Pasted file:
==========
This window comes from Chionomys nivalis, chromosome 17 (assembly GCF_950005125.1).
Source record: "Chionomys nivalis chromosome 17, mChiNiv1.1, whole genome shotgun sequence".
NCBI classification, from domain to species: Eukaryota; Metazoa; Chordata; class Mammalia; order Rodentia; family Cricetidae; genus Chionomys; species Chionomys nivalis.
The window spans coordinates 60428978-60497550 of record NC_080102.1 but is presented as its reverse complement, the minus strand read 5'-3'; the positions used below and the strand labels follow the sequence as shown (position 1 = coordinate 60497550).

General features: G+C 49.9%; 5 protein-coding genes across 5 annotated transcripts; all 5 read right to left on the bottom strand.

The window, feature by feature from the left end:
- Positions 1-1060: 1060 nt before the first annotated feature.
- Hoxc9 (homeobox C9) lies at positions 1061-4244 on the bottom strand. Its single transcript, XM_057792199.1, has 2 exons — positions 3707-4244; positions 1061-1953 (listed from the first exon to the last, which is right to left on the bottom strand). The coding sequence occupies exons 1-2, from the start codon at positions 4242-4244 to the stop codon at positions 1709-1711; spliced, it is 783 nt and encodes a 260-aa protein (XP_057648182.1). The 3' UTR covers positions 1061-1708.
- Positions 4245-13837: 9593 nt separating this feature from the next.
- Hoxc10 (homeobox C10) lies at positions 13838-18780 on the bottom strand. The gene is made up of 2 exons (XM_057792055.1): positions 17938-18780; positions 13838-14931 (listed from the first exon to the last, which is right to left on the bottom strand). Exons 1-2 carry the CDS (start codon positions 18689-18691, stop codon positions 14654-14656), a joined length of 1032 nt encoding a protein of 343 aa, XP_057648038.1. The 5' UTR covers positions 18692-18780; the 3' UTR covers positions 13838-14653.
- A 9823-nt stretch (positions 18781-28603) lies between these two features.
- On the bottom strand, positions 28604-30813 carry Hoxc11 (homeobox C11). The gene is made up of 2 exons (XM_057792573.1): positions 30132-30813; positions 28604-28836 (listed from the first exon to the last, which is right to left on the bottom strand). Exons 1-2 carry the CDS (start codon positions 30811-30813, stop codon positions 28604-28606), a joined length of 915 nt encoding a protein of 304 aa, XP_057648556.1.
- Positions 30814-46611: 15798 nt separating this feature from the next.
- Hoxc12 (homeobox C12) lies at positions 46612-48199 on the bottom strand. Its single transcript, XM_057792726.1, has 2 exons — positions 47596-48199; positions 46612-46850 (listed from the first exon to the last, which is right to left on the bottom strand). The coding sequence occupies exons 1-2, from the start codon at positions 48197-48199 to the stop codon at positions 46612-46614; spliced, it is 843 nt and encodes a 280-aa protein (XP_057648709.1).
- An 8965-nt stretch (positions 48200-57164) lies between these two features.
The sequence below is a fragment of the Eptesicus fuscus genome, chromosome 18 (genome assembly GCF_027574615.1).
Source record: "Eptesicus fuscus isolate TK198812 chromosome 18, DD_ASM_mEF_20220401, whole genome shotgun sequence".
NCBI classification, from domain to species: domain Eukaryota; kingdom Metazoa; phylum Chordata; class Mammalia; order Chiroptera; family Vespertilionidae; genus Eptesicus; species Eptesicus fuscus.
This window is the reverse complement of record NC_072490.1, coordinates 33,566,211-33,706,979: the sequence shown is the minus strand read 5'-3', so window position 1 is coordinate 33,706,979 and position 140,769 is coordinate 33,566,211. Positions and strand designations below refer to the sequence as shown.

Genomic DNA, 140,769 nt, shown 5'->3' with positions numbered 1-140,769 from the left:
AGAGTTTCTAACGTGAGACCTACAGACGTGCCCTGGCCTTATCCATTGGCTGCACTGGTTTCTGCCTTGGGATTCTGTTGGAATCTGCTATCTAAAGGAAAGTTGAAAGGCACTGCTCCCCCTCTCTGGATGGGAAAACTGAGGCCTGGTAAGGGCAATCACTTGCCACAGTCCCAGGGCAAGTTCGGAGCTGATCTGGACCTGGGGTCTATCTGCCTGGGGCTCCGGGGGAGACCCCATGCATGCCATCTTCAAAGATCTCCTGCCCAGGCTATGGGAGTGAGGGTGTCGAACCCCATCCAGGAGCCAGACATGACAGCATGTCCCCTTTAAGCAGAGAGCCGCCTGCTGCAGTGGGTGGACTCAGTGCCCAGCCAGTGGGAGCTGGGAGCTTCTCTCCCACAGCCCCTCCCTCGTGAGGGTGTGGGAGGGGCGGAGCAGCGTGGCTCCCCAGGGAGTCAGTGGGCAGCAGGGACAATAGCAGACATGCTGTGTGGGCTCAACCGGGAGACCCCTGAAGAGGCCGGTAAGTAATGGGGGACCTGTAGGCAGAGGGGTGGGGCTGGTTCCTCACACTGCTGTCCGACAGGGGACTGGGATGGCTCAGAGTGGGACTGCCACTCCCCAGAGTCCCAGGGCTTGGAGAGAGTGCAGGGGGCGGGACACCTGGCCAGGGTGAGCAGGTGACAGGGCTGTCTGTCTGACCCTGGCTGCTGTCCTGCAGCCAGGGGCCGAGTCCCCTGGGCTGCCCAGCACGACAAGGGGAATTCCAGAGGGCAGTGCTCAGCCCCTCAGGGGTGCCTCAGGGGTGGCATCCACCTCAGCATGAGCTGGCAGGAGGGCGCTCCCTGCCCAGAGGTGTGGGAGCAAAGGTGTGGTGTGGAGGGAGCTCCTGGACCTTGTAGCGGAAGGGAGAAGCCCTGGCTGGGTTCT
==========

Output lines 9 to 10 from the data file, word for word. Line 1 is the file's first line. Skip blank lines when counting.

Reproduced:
- Positions 4245-13837: 9593 nt separating this feature from the next.
- Hoxc10 (homeobox C10) lies at positions 13838-18780 on the bottom strand. The gene is made up of 2 exons (XM_057792055.1): positions 17938-18780; positions 13838-14931 (listed from the first exon to the last, which is right to left on the bottom strand). Exons 1-2 carry the CDS (start codon positions 18689-18691, stop codon positions 14654-14656), a joined length of 1032 nt encoding a protein of 343 aa, XP_057648038.1. The 5' UTR covers positions 18692-18780; the 3' UTR covers positions 13838-14653.